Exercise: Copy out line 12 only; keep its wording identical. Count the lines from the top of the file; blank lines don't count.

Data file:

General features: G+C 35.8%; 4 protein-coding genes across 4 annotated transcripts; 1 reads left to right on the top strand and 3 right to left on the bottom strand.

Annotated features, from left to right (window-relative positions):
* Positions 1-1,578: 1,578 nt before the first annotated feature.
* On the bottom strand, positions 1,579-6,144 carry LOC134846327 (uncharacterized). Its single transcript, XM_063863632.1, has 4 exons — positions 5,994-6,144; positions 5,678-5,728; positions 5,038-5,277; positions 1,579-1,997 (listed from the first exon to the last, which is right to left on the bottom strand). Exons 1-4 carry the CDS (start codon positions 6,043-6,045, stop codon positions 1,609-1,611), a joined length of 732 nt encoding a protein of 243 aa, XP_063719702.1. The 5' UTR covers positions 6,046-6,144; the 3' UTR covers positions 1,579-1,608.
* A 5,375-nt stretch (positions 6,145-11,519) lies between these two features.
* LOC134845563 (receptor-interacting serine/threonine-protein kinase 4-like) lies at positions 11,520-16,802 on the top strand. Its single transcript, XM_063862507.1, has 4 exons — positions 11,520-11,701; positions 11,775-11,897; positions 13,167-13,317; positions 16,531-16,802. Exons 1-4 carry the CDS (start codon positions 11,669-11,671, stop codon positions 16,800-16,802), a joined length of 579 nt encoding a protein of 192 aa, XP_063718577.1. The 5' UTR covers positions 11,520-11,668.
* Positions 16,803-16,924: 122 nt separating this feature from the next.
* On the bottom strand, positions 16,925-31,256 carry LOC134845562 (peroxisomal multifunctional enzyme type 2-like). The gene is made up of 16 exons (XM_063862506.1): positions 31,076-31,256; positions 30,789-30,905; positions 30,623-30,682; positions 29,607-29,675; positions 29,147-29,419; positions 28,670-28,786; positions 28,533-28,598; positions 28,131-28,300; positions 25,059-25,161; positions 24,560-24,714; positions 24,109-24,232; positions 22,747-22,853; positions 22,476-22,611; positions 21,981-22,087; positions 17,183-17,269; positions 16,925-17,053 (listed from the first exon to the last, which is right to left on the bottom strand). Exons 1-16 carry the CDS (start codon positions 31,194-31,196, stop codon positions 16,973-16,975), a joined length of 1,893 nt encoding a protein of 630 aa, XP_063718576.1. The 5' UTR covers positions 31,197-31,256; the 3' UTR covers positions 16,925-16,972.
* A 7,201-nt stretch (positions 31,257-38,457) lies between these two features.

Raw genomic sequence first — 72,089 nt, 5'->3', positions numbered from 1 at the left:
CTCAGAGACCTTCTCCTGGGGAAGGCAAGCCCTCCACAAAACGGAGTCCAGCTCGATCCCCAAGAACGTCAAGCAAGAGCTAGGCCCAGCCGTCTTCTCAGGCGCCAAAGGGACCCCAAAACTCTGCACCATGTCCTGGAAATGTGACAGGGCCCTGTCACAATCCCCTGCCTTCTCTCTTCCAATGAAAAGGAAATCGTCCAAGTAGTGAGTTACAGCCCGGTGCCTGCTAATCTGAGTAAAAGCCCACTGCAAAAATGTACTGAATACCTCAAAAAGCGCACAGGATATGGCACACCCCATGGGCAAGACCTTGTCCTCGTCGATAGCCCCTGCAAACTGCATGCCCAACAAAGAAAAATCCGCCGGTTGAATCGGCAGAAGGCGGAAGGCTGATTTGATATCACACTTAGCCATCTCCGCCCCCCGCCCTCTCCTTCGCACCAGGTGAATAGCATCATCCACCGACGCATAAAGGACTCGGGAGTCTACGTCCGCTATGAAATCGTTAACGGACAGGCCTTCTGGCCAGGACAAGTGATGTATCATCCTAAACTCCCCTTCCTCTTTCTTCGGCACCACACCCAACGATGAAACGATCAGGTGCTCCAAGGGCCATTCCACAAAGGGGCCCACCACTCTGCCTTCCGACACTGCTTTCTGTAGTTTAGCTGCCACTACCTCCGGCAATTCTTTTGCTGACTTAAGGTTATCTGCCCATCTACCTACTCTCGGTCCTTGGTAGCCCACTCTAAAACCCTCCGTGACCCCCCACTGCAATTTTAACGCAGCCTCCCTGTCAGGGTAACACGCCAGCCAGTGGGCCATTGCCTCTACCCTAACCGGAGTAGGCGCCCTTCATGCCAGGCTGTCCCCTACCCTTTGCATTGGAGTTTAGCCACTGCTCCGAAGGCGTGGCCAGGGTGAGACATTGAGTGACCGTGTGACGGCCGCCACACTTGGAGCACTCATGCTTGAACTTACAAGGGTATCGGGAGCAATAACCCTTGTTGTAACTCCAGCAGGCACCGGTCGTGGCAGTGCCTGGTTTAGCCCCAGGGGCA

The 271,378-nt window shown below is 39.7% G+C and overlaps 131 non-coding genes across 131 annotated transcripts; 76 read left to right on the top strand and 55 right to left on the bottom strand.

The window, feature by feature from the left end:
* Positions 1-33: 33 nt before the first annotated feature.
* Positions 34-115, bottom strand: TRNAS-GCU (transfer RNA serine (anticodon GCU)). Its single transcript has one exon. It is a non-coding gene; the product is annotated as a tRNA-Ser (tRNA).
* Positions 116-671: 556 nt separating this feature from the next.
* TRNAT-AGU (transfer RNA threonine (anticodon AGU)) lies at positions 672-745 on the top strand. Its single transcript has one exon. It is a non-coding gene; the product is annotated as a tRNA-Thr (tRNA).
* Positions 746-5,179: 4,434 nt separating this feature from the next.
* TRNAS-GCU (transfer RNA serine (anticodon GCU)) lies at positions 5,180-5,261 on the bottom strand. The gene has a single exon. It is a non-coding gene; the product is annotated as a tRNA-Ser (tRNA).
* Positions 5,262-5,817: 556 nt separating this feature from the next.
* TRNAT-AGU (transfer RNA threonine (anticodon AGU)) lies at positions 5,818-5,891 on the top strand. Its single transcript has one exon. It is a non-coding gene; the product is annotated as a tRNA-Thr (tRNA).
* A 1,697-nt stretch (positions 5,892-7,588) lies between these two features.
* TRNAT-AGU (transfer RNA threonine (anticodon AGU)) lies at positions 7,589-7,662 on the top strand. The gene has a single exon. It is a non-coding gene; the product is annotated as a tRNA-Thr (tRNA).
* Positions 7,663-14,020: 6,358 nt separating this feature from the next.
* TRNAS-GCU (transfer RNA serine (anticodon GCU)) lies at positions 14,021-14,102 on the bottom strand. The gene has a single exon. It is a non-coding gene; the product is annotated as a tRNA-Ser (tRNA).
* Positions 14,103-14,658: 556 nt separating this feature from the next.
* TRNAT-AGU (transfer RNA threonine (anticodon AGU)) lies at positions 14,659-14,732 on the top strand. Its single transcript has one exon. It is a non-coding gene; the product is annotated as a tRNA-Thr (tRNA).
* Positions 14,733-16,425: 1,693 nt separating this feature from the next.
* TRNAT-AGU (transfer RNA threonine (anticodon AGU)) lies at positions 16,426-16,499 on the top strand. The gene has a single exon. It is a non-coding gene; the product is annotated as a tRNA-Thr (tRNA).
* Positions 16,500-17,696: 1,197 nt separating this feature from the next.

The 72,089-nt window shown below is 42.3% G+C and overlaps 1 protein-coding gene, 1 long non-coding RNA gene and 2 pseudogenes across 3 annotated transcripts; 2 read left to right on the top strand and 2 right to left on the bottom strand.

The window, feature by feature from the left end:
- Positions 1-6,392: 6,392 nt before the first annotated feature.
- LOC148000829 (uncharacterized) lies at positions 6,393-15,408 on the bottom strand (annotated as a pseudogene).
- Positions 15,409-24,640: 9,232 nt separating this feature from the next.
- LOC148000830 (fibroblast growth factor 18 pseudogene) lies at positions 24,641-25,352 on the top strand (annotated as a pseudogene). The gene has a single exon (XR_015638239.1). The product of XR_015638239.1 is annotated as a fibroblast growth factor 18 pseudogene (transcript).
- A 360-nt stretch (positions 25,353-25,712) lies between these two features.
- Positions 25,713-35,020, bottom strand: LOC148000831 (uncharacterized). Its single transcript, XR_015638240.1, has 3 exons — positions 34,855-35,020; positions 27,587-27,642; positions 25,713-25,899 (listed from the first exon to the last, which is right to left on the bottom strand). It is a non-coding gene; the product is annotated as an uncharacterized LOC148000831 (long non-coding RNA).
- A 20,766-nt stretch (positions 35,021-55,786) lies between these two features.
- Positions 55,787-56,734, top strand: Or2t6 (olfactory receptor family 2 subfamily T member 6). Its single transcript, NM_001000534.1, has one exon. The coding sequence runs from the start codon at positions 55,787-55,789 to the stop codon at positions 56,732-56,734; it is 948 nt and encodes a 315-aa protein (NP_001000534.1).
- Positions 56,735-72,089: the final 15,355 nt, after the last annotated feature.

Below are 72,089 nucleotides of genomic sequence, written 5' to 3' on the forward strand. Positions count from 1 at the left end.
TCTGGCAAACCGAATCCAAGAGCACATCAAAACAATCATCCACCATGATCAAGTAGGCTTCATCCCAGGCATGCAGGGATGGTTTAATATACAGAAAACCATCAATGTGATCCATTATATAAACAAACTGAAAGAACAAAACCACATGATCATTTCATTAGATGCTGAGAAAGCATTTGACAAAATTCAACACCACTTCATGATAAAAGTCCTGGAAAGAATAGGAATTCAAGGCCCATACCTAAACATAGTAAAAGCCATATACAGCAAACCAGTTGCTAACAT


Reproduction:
The 271,378-nt window shown below is 39.7% G+C and overlaps 131 non-coding genes across 131 annotated transcripts; 76 read left to right on the top strand and 55 right to left on the bottom strand.